From Jeffrey Whitmore:
Ban forever the wrap-up line so loved by TV news people:
“. . . and that’s what it’s all about!” It’s typically
uttered (with a smarmy smile) after a heartwarming shot of an indigent
family eating day-old bread donated by the corporate sponsors of a
golf tournament in Palm Springs,Pebble Beach, or on the north forty
of the Taj Mahal.
And do away with its sickening brethren:
. . . “but the big [or real] winner in the event was charity.
On reflection, Jeffrey added the following:
Soon after I sent the “charity” cliche I recalled another,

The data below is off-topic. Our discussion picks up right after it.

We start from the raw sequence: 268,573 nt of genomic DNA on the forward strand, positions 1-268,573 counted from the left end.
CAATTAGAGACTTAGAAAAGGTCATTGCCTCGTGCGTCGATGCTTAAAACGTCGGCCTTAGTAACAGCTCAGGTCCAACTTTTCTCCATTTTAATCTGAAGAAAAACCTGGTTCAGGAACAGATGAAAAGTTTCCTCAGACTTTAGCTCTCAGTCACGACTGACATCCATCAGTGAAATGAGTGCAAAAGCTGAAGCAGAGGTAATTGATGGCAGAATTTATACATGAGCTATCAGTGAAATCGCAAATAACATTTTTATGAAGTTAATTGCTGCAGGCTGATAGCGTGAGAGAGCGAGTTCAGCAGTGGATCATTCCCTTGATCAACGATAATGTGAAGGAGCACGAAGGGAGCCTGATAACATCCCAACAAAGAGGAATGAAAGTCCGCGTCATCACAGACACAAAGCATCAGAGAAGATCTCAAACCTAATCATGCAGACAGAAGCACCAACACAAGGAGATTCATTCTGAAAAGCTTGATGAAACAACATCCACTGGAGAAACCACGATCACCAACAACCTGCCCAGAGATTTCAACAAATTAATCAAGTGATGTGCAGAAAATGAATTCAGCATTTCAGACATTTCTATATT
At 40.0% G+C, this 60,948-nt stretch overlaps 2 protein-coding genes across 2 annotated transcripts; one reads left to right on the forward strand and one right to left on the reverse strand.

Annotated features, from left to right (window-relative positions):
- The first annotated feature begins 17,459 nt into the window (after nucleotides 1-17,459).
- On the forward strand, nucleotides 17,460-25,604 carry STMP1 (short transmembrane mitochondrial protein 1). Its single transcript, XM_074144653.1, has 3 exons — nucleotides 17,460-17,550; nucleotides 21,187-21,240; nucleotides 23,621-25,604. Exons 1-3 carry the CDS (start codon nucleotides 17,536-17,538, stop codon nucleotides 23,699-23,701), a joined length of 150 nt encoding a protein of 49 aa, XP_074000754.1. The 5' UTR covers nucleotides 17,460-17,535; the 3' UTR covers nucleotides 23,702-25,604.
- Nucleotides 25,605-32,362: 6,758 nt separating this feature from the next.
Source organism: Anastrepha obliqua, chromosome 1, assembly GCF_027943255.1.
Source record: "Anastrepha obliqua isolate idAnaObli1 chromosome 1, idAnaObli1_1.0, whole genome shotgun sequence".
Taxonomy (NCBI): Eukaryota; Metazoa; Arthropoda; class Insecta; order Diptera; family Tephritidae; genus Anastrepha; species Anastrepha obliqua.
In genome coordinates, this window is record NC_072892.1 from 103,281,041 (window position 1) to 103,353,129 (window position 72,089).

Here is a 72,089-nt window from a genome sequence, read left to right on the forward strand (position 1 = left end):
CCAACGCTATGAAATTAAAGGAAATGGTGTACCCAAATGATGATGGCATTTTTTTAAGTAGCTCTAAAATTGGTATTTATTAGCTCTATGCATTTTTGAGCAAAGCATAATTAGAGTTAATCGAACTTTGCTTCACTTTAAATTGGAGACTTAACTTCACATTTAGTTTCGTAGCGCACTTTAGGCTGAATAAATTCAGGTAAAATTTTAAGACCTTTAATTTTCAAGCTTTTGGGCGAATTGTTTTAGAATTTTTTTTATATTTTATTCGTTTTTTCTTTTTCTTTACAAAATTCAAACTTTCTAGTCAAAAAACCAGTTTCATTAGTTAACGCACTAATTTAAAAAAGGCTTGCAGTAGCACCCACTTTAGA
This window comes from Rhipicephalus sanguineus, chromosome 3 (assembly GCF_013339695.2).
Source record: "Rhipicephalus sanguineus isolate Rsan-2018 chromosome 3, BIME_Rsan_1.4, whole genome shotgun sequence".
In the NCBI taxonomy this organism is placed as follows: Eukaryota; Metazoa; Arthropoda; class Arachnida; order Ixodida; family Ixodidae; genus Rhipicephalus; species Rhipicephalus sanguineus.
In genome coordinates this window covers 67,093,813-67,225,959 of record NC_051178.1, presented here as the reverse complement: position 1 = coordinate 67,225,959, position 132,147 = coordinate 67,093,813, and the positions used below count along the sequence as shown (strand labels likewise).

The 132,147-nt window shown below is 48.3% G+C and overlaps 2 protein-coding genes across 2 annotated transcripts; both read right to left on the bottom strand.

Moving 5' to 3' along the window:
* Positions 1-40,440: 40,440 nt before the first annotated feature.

possibly more cloying one. It’s the spunky lede that begins with a
truism. Next comes an invitation to the reader to agree. And then
comes the zinger. For example:
“Real gourmets don’t drink red wine with fish, right?
Another purgative worthy of banishment:
Nothing could be further from the truth.
I just ran an “exact phrase” Hotbot web search on the expression
and came up with 2,961 citations. For each of the many I checked out,
I could readily imagine fifty billion or so statements that were further
from the truth.